Worship and the Arts: a Summer School course at Regent College

I'm excited to be teaching a summer school course at Regent College this coming summer. It'll be a one-week intensive in which we investigate together ways in which the different media of art shape a congregation in public worship. If you wish to take the course, you can go here for more information. Registration is officially open here.

With the ocean to the west, the mountains to the north, a richly multi-cultural city to the east, and the good ol' U. S. of A to the south, Vancouver, British Columbia, will be a wonderful place in which to explore the meanings of worship, the meanings of the arts, and how the different arts "mean" in their own unique ways. In the end I hope to persuade students that the arts can serve the various purposes and activities of corporate worship, whatever they may be in a given context, with their own powers and logics, but not (preferably) on their own terms.

I've included bits of the course syllabus below, so please feel free to pass this along to anybody who might be interested in joining in.

Finally, the above banner is a hint of the book I have coming out with Eerdmans this summer: The Theater of God's Glory: Calvin, Creation and the Liturgical Arts.

Course Title:
Worship and the Arts

July 31 – August 4; 1:30 – 4:30 pm

Course Description:
The arts have been central to Christian worship from the start of the church's common life. Join us as we discover how different artistic media open up and close down possibilities for the formation of a given congregation in corporate worship. Through lectures, class discussions, and conversations with practicing artists, learn how you can bring theologically vibrant engagement with the arts to your worshipping community. Learning Objectives

At the successful completion of this course, students should be able to: 
1. Articulate a greater understanding of the biblical, historical, theological and contextual perspectives of art in corporate worship.
2. Appreciate the “singular” and formative powers of the different media of art in corporate worship.
3. Discover ways to think more deeply about their respective practices of art in corporate worship.


Day 1 July 31
Theme: The meanings of corporate worship
Theme: The meanings of the arts

Day 2 August 1
Theme: Theological and Contextual Perspectives
Theme: The Sonic Arts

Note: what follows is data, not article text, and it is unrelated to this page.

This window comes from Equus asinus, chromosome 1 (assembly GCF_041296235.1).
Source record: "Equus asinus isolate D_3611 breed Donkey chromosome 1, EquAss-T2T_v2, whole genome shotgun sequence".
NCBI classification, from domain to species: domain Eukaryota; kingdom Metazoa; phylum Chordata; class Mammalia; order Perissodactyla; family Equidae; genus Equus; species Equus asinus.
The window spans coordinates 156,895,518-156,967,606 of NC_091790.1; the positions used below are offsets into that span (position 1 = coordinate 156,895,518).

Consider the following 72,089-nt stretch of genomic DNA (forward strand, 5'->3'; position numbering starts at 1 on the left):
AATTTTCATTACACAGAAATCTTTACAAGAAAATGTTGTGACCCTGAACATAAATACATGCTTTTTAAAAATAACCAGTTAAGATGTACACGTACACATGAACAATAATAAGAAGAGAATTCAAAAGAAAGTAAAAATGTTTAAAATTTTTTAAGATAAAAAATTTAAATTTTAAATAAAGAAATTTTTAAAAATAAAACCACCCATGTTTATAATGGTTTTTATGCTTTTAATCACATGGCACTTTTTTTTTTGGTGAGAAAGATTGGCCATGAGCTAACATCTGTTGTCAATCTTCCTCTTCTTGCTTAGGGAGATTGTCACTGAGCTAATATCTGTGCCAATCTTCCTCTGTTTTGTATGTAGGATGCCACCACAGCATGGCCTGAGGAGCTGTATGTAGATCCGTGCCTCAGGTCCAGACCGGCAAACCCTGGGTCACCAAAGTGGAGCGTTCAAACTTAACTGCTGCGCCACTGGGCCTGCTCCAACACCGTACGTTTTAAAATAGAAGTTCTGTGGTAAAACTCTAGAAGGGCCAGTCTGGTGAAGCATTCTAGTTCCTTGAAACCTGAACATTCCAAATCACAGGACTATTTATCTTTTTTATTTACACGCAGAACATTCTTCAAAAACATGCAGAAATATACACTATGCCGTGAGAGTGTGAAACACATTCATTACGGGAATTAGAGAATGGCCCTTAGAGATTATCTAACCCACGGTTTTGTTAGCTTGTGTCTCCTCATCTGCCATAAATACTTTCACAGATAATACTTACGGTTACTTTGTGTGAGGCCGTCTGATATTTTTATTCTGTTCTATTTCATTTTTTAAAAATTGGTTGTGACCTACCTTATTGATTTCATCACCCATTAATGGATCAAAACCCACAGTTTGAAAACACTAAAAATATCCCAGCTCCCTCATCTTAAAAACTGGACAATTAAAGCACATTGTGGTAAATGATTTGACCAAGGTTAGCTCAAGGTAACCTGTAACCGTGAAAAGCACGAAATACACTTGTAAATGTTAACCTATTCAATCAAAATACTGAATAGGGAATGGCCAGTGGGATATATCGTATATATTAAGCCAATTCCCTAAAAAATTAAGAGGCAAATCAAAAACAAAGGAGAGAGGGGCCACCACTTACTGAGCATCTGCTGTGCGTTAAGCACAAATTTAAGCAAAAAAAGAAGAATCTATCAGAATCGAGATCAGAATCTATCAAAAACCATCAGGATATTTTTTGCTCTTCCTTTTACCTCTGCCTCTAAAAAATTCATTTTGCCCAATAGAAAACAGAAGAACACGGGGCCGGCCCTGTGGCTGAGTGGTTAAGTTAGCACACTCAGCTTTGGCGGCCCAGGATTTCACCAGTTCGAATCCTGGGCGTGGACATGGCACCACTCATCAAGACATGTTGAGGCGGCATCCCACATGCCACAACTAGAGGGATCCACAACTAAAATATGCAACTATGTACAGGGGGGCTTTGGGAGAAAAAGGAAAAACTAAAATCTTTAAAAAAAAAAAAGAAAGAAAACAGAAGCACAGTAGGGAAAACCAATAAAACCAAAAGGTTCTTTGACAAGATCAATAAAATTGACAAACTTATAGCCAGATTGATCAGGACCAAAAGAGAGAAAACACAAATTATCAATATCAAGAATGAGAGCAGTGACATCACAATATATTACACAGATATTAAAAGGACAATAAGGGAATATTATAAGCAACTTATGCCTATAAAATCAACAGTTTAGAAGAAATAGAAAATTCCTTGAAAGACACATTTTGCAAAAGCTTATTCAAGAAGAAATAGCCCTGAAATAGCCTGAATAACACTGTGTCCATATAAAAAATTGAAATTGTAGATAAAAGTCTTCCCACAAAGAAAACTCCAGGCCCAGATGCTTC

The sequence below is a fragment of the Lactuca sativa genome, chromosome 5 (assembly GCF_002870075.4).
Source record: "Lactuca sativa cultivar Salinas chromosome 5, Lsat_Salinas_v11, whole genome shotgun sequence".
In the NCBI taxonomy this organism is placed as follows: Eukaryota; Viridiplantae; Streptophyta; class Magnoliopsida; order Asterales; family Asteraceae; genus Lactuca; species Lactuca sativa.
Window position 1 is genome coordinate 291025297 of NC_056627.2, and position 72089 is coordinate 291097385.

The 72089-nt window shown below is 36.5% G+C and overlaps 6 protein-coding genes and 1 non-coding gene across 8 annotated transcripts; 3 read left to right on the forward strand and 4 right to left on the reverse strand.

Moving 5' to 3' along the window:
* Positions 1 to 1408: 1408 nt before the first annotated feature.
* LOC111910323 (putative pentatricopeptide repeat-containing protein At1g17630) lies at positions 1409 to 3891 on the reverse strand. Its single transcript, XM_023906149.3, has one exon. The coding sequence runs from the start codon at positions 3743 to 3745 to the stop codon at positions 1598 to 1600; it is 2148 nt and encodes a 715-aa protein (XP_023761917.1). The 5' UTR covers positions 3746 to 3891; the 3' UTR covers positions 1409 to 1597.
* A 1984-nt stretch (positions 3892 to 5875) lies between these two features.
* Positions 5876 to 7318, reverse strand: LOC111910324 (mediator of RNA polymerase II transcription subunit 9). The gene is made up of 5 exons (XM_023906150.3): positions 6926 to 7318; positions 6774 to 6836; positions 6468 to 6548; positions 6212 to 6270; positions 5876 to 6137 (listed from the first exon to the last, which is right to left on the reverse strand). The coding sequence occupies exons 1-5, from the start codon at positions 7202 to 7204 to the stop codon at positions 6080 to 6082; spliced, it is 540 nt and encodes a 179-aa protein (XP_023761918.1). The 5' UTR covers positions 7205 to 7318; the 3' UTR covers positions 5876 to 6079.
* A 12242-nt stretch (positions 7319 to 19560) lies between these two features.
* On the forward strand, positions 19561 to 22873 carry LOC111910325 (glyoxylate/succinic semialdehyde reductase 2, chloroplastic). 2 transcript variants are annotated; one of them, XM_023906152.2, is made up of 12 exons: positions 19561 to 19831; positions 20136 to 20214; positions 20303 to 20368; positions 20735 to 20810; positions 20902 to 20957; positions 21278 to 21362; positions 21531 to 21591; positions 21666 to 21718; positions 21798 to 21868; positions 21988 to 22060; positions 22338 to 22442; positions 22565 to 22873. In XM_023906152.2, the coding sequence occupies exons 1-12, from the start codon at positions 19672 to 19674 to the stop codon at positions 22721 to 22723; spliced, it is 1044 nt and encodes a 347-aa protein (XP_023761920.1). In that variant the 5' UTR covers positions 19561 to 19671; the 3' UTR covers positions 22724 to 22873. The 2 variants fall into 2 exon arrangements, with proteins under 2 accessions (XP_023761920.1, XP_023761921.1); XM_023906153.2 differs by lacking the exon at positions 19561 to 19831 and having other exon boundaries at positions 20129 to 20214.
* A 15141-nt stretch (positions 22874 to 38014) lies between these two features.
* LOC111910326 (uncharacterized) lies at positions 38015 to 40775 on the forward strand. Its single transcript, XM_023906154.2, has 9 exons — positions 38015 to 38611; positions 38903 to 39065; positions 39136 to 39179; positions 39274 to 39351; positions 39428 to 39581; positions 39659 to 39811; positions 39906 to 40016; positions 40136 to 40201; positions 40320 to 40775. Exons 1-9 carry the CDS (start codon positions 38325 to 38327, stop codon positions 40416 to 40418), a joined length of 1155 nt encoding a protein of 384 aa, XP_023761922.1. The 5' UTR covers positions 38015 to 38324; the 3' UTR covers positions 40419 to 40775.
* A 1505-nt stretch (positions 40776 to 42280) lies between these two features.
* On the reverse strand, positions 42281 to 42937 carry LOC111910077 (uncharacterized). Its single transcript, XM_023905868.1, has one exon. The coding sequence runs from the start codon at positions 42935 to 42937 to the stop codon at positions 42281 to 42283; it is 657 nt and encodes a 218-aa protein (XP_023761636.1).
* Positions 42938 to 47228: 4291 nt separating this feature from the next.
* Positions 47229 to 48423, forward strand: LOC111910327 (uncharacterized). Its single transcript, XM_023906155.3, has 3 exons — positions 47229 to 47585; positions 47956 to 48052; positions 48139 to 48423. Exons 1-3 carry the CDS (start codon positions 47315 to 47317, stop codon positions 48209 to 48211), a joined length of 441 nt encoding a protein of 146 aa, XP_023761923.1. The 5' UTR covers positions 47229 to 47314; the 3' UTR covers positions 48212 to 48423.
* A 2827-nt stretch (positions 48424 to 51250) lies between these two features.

Day 3 August 2
Theme: The Plastic Arts (2D, 3D and video art)

Day 4 August 3
Theme: The Literary & Oratorical Arts (words and speech)
Theme: The Kinetic Arts (drama and dance)

Day 5 August 4
Theme: The Formation of Liturgical Artists
Theme: The Missional Implications of the Liturgical Arts

Required Texts

1. Begbie, Jeremy S. Resounding Truth: Christian Wisdom in the World of Music.
2. Cherry, Constance M. The Worship Architect: A Blueprint for Designing Culturally Relevant and Biblically Faithful Services.
3. Crowley, Eileen. Liturgical Art for a Media Culture (ch. 3)
4. Dyrness, William. Visual Faith: Art, Theology and Worship in Dialogue.
5. Gagne, Robert et al. Introducing Dance in Christian Worship (Part II: ch. 2)
6. Guite, Malcolm. Faith, Hope and Poetry (pp. 16-30).
7. Guthrie, Steven. “Temples of the Spirit: Worship as Embodied Performance,” in Faithful Performances + Guthrie, “The Wisdom of Song,” in Resonant Witness.
8. Johnson, Todd and Dale Savidge. Performing the Sacred (ch. 1)
9. Rumsey, Andrew “Incarnation through Poetry,” in Begbie, ed., Beholding the Glory (ch. 3)
10. Taylor, W. David O., ed., For the Beauty of the Church: Casting a Vision for the Arts.
11. Taylor, W. David O. The Theater of God’s Glory (ch. 5)
12. Torgerson, Mark. An Architecture of Immanence (ch. 9)
13. Torrance, James B. Worship, Community and the Triune God of Grace.
14. Wolterstorff, Nicholas. “Thinking about Church Music,” in Hearing the Call.
15. Wolterstorff, Art in Action (Part One): “Artistically Man Acts”
16. Walker, Jeanne Murray. “On Poets and Poetry,” in The Christian Imagination.


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